While millions of people will be looking up to witness the solar eclipse this Monday, some will be monitoring the ocean for its effects on what an Oregon researcher calls the “largest mass migration on the planet”, among other things. KLCC’s Brian Bull reports.
For starters, the eclipse will make for bigger than normal tides, though not the biggest, says Jonathan Fram. He’s with Oregon State University’s College of Earth, Ocean, and Atmosphere Sciences.
“Every two weeks there are spring tides, where the sun and the moon are roughly aligned, although not perfectly aligned like during the eclipse," Fram tells KLCC. "During those times, the tides are bigger.”
One change Fram expects to see involves zooplankton. Helping him watch these tiny aquatic critters are six bio-acoustic sonars along the northwest coast: three in the path of totality, and three outside.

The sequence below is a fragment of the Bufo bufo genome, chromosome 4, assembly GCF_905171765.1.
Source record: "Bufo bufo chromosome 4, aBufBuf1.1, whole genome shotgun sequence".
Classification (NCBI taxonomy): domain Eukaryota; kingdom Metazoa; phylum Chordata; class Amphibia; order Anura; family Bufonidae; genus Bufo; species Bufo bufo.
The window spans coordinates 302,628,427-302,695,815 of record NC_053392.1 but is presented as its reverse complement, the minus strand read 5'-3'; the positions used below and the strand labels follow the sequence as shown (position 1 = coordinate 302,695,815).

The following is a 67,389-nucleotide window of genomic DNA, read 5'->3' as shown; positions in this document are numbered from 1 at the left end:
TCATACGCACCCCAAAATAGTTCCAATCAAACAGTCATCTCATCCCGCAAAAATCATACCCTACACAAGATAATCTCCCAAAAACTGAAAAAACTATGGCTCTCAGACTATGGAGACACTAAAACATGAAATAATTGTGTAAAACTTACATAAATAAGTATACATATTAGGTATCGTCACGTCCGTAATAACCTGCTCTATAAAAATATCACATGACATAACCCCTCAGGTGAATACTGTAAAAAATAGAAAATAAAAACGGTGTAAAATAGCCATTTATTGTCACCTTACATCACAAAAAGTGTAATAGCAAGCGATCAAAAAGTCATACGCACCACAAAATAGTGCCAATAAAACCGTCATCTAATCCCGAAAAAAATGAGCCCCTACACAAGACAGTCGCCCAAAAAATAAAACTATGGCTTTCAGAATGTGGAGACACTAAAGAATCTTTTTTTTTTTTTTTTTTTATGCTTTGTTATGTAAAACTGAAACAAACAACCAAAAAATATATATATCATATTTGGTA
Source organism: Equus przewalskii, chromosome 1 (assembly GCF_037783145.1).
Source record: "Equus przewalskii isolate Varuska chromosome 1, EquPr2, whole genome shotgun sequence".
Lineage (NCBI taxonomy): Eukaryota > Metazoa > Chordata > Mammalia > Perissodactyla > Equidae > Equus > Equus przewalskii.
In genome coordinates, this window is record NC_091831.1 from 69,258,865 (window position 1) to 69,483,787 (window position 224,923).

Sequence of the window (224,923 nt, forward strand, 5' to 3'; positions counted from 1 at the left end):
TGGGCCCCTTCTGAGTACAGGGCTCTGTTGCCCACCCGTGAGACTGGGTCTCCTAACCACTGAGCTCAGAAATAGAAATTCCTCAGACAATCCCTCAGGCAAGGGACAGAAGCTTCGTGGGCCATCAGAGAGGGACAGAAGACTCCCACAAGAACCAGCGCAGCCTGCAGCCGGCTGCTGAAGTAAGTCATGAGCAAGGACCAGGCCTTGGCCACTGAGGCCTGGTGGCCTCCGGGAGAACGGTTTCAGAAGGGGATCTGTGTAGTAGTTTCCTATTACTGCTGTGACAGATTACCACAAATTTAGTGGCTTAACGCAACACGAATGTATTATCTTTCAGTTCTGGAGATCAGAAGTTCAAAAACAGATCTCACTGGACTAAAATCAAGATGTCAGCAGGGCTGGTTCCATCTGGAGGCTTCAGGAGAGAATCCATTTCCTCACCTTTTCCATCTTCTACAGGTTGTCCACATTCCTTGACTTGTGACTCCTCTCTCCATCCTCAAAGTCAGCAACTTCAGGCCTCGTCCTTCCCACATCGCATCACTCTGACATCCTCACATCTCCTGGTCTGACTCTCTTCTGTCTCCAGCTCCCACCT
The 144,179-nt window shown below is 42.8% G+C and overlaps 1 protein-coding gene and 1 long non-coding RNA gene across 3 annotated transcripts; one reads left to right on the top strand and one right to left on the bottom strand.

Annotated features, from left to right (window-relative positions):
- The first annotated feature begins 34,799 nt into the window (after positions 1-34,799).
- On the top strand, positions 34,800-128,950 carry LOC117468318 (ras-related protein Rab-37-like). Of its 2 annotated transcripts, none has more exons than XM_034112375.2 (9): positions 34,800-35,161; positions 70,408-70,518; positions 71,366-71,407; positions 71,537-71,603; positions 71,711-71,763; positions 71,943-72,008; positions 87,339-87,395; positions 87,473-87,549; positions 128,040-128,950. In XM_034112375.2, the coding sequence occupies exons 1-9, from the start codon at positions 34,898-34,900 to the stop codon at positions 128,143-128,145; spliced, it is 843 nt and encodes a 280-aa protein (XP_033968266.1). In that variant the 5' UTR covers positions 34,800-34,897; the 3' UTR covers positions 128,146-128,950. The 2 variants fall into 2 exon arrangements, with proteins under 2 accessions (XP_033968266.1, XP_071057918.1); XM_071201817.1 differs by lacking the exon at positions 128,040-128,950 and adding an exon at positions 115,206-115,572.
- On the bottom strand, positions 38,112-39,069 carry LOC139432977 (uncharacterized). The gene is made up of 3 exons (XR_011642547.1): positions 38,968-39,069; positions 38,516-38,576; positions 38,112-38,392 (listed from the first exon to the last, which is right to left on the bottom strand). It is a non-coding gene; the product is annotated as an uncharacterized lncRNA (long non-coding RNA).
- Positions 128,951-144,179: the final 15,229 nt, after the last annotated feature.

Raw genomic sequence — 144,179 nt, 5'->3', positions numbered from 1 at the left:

“Every night there’s a large migration of zooplankton up to the sea surface, and then every dawn they go back down to the safety of the darker waters," explains Fram. "And our expectation is that during the eclipse, they’ll say, “Oh! It’s night time, it’s time to go up to the surface.” And then we’ll measure them.”
Fram says he’s excited for the eclipse, and its effects on the ocean. He and other researchers will also monitor light levels and surface temperatures during the celestial event.
Copyright 2017, KLCC.